Since Google has not released the first developer preview of Android 13 yet, details about the upcoming release are scarce at this moment. However, we do know a few tidbits, courtesy of reports from Esper’s Mishaal Rahman, XDA’s Aamir Siddiqui, and Android Police’s Ryne Hager. As always, we have added consumer-centric features first, followed by developer-focused features towards the end.
Panlingual App-Specific Languages
Codenamed Panlingual, Android 13 may finally bring the ability to set languages on a per-app basis. Ideal for polyglots, the feature will make it convenient to use some apps in a specific language. For instance, one could potentially use Google Chrome in Hindi while interacting with the rest of the phone in English.
Unlike apps that currently support multiple languages, Android 13 will take a unified approach, where you will be able to configure app languages for different apps under the “Languages & Input” settings. According to XDA’s report, the feature will also be baked into the “App Info” page.
New Material You Color Styles
Material You, the wallpaper-based theming system, was one of the best Android 12 features. However, it comes with limited options for customizing the accent color. As a result, users have to rely on third-party apps like LWP+ to customize Material You accent colors. That will hopefully change with Android 13, as a new report from Android Police hints that Google is working on adding new styles for dynamic themes.
According to the report, Google may add three new color combinations alongside the color options you currently get. The four theme styles will be called Tonal (default one in Android 12), Vibrant, Expressive, and Spritz. Vibrant adds more punch to the accent color, while Expressive style has bold colors and Spritz goes for a muted aesthetic.
All these styles still utilize your wallpaper’s accents for picking the color to theme your device. However, the implementation behind the scenes is what differentiates them. Although it’s still not as efficient as the option to set your own accent color, it is a step in the right direction.
Tap to Transfer Media Playback Between Devices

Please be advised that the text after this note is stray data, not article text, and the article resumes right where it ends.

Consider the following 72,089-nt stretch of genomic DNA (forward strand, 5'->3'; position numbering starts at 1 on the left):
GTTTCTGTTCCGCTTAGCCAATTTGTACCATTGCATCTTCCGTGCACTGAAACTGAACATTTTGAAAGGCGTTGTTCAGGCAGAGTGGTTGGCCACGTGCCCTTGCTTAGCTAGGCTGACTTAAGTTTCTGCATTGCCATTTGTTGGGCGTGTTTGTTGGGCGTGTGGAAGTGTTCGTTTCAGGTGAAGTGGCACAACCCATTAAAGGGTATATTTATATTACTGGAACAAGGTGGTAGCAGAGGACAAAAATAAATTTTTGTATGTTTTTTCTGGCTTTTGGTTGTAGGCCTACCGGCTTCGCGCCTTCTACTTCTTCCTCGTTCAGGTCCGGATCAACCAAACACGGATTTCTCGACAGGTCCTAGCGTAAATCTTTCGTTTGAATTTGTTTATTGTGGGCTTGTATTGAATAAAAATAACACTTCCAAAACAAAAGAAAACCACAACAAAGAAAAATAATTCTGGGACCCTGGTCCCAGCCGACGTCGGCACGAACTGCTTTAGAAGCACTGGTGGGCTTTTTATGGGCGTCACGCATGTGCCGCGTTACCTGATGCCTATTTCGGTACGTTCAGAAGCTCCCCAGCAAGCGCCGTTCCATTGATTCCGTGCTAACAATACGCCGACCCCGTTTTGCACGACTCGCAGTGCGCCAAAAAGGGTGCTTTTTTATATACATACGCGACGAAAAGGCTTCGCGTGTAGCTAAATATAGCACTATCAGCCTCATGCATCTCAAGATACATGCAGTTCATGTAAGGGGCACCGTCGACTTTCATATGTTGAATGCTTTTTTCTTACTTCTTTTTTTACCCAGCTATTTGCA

According to a recent Android Police report, Android 13 may offer a media tap to transfer feature. It could potentially let users switch media between your phone and other devices, presumably smart speakers. From what it looks like, the feature could be akin to how you can seamlessly transfer media playback from an iPhone to HomePod. The report speculates that it could rely on NFC or UWB to transfer media playback.
Starting with Android 13, Google is expected to introduce runtime permissions for notifications. In other words, the apps will have to request permission from the user before sending notifications, much like how other permissions like location and microphone access are handled on Android today. The idea is to help users make a cautious decision whether they’d like to receive notifications from an app. Will this solve Android’s spam notifications problem? To an extent, but not really.
Although the feature would help you instantly deny notifications for a rogue app you would rather not get any notifications from, it doesn’t regulate the apps that also send you important notifications. That is exactly why Google introduced notification channels with Android 8.0 Oreo back in 2017. While most apps have started sending notifications through specific categories, some of them that don’t target Android 8.0 (API level 26) continue to use the primary notification channel for both important notifications and promotions.
If an app has properly implemented notification channels, you have the option to manually block out spam notifications today. And you can continue to receive important notifications. In a nutshell, if you are tired of that one food delivery app constantly nudging you to order good food online, go through our guide to disable spam notifications on Android to stop it for good.